Pickups use coils of wire and magnets as their core components. The ferrous guitar strings pass through the magnetic field that exists above the pickup, and as the strings vibrate, they move the magnetic field, while the coil(s) remains stationary. This movement of the magnetic field relative to the stationary coil induces voltage, which is sent to the amp.

If you were to make a device wherein the mobility of the two components was reversed—that is, where the coil moved relative to a stationary magnetic field— then this device would also induce voltage (and would be called a generator).

The voltage that’s generated by a pickup is measured in millivolts, and you can increase its strength in several ways:
  1. Increase the strength of the magnetic field
  2. Increase the size of the coil by adding more wire wraps to it
  3. Increase the force with which the string is excited (pluck it harder)
  4. Increase the content of magnetic material in the strings
  5. Increase the mass of the strings
If you think of the magnetic field as being able to “grab onto” the strings, then you can see that it would hold on more tightly to a string with a higher iron content, for instance, than it would to a string with a lower iron content. So heavier strings of a given brand, having more iron content (more steel mass) than a lighter set of the same brand of strings, would move the magnetic field to a greater degree when a string is plucked, and would generate more voltage in the process. This is one reason for the difference in tone between heavier strings and lighter strings.

Similarly, if we increase the strength of the pickup’s magnetic field, all other things remaining equal, we’ll get a higher voltage. And if we add more turns of magnet wire onto the coil, we’ll get a higher voltage. In either case, this higher input voltage will drive the amplifier harder, resulting in more gain, and more volume.

There is also a tonal change. As the voltage increases—and again, all other things remaining equal—we’ll see more mids and less highs, at least up to a point.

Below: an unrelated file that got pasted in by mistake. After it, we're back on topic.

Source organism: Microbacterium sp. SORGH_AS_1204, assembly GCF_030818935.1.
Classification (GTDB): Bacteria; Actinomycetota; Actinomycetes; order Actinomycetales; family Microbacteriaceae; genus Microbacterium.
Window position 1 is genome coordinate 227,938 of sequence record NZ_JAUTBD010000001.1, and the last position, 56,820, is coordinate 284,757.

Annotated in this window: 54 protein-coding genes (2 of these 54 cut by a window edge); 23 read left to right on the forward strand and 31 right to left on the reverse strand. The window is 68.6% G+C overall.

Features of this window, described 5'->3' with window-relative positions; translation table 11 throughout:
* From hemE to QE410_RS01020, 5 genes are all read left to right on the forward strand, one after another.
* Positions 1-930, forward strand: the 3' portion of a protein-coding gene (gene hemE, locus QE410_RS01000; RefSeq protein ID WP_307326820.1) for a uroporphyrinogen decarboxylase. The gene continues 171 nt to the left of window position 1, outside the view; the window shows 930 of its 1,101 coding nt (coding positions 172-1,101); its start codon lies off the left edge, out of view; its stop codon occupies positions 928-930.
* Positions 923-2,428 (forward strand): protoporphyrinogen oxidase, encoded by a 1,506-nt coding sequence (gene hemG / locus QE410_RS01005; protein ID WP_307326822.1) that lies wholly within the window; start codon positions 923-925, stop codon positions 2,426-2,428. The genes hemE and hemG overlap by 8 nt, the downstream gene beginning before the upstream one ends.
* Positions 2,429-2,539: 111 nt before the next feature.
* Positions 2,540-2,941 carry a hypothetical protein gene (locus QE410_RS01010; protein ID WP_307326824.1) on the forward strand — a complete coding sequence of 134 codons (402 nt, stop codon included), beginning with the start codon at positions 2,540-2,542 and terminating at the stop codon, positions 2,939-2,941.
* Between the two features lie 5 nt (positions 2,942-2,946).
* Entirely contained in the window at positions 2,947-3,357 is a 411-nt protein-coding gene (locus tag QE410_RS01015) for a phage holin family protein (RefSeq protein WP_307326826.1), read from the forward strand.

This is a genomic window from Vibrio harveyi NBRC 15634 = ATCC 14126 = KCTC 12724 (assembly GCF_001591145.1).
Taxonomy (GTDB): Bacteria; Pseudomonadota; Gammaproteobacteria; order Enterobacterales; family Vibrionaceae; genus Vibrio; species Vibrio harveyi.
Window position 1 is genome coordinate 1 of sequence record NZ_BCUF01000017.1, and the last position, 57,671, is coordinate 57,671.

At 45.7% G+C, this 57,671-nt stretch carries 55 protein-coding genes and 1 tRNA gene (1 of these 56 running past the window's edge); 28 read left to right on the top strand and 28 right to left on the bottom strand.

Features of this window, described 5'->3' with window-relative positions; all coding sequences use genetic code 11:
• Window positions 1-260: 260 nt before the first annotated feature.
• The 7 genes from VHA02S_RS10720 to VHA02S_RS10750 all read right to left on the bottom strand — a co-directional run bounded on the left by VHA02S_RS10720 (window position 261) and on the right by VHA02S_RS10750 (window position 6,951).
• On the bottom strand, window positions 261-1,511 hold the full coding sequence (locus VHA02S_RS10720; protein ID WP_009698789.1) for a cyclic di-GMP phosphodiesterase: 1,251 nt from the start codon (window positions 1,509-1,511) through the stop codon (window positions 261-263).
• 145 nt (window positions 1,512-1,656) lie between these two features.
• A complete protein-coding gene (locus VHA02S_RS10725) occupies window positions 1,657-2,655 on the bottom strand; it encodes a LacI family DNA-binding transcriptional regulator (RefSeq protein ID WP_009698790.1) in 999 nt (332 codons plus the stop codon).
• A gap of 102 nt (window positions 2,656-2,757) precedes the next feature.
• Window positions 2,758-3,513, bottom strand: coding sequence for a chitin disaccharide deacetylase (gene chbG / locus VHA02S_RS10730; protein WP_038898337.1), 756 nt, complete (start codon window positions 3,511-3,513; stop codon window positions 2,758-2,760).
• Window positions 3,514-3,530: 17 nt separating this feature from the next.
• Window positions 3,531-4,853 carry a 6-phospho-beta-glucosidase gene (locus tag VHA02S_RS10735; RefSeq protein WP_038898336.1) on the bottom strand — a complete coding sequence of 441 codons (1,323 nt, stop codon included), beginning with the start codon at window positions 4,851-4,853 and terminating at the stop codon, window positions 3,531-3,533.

Fender and Gibson are really the two makers who defined what now constitutes 90 percent or more of the pickup market. In the early days of the electric guitar, many designs were tried, as is usually the case with new technologies. But Fender and Gibson came up with enduring form factors: the PAF humbucker, the P-90, the Strat pickup, and the Tele pickup. The majority of guitars currently in production use one or more of these, and the overwhelming majority of replacement pickups being produced derive their form factor and basic architecture from these five designs.

There have been many other influential designs, of course, such as the Gretsch FilterTron (and its DeArmond predecessors), as well as other pickups from Fender and Gibson, such as the Jaguar and Jazzmaster pickups. And of course there are very popular bass pickup designs, such as Fender’s Precision Bass and Jazz Bass pickups, as well as various soapbar designs. But when we exclude bass guitars from the discussion, the five designs listed above really define the market.

But because these five pickups all have a different form factor and construction details, they vary considerably. The statement “all other things remaining equal” certainly doesn’t apply here.

So, let’s look at each in detail. We’ll start next month!

George Ellison
Founder, Acme Guitar Works

Lindy Fralin talks pickups and gives us some tips for our P-90s.

Last month we discussed some things to think about if you’re considering a pickup replacement. I alluded to some conversations I’ve had with Lindy Fralin, and thought you’d like to get his perspective. In case you don’t know, Lindy is widely regarded as one of the most knowledgeable pickup guys on the planet. Countless heavyweights have turned to him for tonal assistance over the years.

Get Wired
Lindy Fralin’s Steel-Pole pickups are constructed like P-90s, but in a Strat form factor and are fairly hot – but that doesn’t make them “rock-only”